Activities undertaken by PHCP in 2018:
- Conservation breeding, an integral part PHCP, is aimed to continue healthy captive population of pygmy hogs as a source for individuals for reintroduction every year. To achieve this goal hogs were paired in December 2017 under a small population management plan and maintained at the two centres. Currently about 75 pygmy hogs are being maintained in captivity by PHCP and this represented the global captive population of the species.
- A group of six captive-bred pygmy hogs were released in Bornadi in June 2018. Reintroduction is a continuous process under PHCP and 116 pygmy hogs in 23 social groups have been released the wild at three different sites since 2008.
- Trial of intra-abdominal radio implant in reintroduced hogs was successfully done in hogs for their long-term monitoring in the field. All the released hogs are constantly radio tracked in Bornadi.
- Research and Monitoring Planning workshop for pygmy hog was prepared in June 2018 with project personnel and scientists from Durrell.
- IUCN SSC Species Action Plan workshop for pygmy hog in November 2018 was successfully conducted.
- One of the main tasks of PHCP was spearheading the grassland habitat restoration efforts in Bornadi. Removing Chromolaena and Mimosa along with woody species to maintain grassland patches is a major activity of the project. For better understanding of different treatment intervention, experimental plots are being set up in Bornadi. PHCP also assisted in the removal of trees from the grassland of the RG Orang National Park. Additionally, the project also participated in controlled early burning of grasslands in Bornadi and Orang early this year.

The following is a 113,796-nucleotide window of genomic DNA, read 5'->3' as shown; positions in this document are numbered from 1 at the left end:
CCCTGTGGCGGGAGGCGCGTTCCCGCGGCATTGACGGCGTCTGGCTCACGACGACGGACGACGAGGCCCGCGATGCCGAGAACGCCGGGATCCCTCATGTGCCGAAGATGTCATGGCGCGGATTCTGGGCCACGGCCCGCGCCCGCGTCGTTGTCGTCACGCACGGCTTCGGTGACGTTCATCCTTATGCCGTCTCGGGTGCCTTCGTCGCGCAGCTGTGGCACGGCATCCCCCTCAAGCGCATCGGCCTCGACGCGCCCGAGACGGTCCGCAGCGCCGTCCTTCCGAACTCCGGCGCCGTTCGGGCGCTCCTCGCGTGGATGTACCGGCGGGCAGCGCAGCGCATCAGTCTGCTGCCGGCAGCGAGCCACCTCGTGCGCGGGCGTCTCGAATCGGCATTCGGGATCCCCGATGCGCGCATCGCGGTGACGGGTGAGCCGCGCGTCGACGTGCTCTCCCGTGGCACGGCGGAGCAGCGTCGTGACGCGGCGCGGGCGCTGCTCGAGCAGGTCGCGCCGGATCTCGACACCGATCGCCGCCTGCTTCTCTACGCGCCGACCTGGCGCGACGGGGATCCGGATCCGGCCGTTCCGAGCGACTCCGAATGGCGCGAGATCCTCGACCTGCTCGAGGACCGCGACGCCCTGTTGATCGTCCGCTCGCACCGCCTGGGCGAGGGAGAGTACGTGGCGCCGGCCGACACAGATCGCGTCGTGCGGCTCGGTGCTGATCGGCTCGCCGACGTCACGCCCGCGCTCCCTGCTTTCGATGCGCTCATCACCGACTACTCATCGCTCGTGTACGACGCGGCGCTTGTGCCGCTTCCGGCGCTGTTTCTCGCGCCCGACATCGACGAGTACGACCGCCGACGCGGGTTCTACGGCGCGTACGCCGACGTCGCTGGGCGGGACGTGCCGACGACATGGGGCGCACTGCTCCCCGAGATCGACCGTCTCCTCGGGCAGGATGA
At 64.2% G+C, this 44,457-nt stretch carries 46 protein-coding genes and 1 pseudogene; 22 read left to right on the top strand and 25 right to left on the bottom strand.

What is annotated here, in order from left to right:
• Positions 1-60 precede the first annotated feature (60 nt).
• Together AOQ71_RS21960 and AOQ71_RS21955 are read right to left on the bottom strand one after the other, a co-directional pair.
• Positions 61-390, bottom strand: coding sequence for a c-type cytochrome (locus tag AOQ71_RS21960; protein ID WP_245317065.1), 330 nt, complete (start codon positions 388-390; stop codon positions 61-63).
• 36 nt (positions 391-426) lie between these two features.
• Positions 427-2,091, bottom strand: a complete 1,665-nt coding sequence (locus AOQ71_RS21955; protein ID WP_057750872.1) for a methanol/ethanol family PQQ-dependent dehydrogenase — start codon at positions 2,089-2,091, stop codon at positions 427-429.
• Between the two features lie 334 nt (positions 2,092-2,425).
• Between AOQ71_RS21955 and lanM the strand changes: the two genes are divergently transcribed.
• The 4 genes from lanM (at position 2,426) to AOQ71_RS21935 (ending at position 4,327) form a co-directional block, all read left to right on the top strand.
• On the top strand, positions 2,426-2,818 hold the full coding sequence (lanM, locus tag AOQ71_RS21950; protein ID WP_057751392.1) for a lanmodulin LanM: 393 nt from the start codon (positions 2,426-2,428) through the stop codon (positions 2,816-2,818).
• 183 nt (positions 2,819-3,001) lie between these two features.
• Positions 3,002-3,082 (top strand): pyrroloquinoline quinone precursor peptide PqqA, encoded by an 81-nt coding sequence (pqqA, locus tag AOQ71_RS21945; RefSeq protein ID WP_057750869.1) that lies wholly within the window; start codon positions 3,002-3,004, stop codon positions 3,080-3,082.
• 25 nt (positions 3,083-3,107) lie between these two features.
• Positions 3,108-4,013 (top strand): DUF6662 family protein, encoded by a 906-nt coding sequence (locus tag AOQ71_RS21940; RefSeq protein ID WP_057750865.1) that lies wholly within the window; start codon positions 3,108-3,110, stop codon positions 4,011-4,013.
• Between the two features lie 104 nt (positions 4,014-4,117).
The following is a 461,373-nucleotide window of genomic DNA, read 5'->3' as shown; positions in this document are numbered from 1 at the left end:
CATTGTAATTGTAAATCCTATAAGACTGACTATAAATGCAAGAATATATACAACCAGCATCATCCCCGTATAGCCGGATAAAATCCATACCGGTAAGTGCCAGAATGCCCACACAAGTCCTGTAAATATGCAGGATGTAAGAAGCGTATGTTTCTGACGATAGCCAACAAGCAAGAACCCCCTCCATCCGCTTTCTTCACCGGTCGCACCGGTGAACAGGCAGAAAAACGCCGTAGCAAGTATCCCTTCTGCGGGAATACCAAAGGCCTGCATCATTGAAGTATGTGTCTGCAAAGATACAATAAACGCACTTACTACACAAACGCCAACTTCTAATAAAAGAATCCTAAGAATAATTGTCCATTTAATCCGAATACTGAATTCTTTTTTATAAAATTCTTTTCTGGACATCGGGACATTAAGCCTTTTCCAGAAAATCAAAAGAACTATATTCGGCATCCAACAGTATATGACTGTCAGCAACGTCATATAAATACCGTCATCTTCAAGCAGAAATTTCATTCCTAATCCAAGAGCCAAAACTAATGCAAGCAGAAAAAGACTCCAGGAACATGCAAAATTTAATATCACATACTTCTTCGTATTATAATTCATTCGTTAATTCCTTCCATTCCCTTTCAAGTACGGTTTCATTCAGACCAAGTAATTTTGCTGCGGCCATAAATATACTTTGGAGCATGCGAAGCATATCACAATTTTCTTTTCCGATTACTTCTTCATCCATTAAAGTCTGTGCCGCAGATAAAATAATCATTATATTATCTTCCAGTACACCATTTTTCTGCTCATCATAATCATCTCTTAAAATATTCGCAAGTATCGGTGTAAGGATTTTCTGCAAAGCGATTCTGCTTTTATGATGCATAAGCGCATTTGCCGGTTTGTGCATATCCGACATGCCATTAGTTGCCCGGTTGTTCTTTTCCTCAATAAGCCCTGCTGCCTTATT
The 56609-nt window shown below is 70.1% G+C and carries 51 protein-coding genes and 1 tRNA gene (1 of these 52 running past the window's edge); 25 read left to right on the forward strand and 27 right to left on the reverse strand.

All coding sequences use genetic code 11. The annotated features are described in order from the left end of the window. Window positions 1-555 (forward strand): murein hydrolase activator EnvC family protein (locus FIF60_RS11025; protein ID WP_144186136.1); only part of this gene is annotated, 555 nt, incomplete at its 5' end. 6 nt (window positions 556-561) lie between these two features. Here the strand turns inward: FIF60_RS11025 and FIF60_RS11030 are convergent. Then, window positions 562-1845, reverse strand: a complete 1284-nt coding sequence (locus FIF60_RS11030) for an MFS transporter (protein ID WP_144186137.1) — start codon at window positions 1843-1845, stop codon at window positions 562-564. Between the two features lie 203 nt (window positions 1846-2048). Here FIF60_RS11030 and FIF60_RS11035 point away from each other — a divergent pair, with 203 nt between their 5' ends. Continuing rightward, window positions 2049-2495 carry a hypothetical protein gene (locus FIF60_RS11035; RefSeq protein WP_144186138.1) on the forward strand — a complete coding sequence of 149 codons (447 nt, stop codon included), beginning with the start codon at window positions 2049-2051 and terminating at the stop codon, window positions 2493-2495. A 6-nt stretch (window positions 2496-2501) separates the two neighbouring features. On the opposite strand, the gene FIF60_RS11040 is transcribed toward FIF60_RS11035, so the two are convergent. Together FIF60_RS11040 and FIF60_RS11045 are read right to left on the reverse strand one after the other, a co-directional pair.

- Systematic Camera Trapping is being carried out from later part of this year to assess the status of wild pygmy hogs in Kuribeel area of Manas that may hold the last original population of the species on earth.
- A pair of pygmy hog was taken to a custom-built enclosure in Assam State Zoo, Guwahati, in February this year to continue the public display for generating awareness. The zoo is the only one in the world displaying the species.
Future plans and Road ahead:
- As part of “Rewilding Strategy” of Durrell Wildlife Conservation Trust, a 10 years long term plan for rewilding sub Himalayan grassland of Manas National Park is in the process of development, with the vision of: “The revived grasslands of Manas National Park are home to a thriving wildlife community and act as a model of sub Himalayan grassland ecosystem restoration”.
- Under this strategic plan, number of initiatives will be formulated and actions will be carried out.
- Long term Research and Monitoring goals had been set up for the program. This will lead to methodical monitoring of wild populations of hogs in Manas, monitoring of reintroduced animals, habitat suitability and viability analysis of pygmy hog, and other essential research on the grassland habitat and the species.
Support and Collaboration:
Donor: Clarkson Jersey Charitable Trust and Disney Conservation Fund.
Collaborating Organization: Durrell Wildlife Conservation Trust, IUCN/SSC Wild Pig Specialist Group, Forest Department – Govt. of Assam, Ministry of Environment, Forest & Climate Changes – Govt. of India, and EcoSystems-India.
Park Mangers & frontline Staff: Bornadi Wildlife Sanctuaries, RG Orang National Park, Manas National Park and Sonai-Rupai Wildlife Sanctuaries.
Jonmani Kalita, Jr. Field Biologist of TSRP; Email: firstname.lastname@example.org, Mobile: +91 86380442919, +91 9531317759.
Pygmy Hog Research and Breeding Centre, Indira Nagar, Basistha, Guwahati, Assam 781029.
Pygmy Hog Pre-release Centre, Near Nameri National Park Range Office, Potasali, Gamani, Sonitpur, Assam 784102.
Pygmy Hog Reintroduction Field Station, Bornadi Wildlife Sanctuary, Range Office Complex, Rajagarh, Dimakuchi, Assam 784526.